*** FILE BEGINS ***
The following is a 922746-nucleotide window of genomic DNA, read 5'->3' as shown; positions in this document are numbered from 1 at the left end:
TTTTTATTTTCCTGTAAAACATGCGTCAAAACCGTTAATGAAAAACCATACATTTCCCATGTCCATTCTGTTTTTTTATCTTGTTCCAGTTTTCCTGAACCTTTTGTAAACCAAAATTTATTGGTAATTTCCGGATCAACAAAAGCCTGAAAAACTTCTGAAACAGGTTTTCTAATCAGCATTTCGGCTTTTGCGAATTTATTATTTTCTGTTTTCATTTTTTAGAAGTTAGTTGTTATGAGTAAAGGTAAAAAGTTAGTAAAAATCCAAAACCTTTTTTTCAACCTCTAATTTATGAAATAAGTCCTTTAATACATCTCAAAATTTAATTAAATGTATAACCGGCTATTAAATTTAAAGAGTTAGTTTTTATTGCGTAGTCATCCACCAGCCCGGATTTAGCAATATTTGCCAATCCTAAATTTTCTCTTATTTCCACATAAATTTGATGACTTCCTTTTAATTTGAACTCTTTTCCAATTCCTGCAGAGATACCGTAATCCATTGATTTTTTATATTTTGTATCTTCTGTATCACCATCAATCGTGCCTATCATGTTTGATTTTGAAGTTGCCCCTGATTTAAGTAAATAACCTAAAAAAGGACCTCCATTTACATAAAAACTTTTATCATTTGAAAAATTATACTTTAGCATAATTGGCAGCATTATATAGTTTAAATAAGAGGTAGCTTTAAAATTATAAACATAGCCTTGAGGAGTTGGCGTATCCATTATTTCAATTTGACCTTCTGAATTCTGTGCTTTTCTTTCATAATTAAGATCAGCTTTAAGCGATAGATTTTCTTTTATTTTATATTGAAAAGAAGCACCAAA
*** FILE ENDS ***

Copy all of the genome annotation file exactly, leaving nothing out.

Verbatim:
The following is a 922746-nucleotide window of genomic DNA, read 5'->3' as shown; positions in this document are numbered from 1 at the left end:
TTTTTATTTTCCTGTAAAACATGCGTCAAAACCGTTAATGAAAAACCATACATTTCCCATGTCCATTCTGTTTTTTTATCTTGTTCCAGTTTTCCTGAACCTTTTGTAAACCAAAATTTATTGGTAATTTCCGGATCAACAAAAGCCTGAAAAACTTCTGAAACAGGTTTTCTAATCAGCATTTCGGCTTTTGCGAATTTATTATTTTCTGTTTTCATTTTTTAGAAGTTAGTTGTTATGAGTAAAGGTAAAAAGTTAGTAAAAATCCAAAACCTTTTTTTCAACCTCTAATTTATGAAATAAGTCCTTTAATACATCTCAAAATTTAATTAAATGTATAACCGGCTATTAAATTTAAAGAGTTAGTTTTTATTGCGTAGTCATCCACCAGCCCGGATTTAGCAATATTTGCCAATCCTAAATTTTCTCTTATTTCCACATAAATTTGATGACTTCCTTTTAATTTGAACTCTTTTCCAATTCCTGCAGAGATACCGTAATCCATTGATTTTTTATATTTTGTATCTTCTGTATCACCATCAATCGTGCCTATCATGTTTGATTTTGAAGTTGCCCCTGATTTAAGTAAATAACCTAAAAAAGGACCTCCATTTACATAAAAACTTTTATCATTTGAAAAATTATACTTTAGCATAATTGGCAGCATTATATAGTTTAAATAAGAGGTAGCTTTAAAATTATAAACATAGCCTTGAGGAGTTGGCGTATCCATTATTTCAATTTGACCTTCTGAATTCTGTGCTTTTCTTTCATAATTAAGATCAGCTTTAAGCGATAGATTTTCTTTTATTTTATATTGAAAAGAAGCACCAAA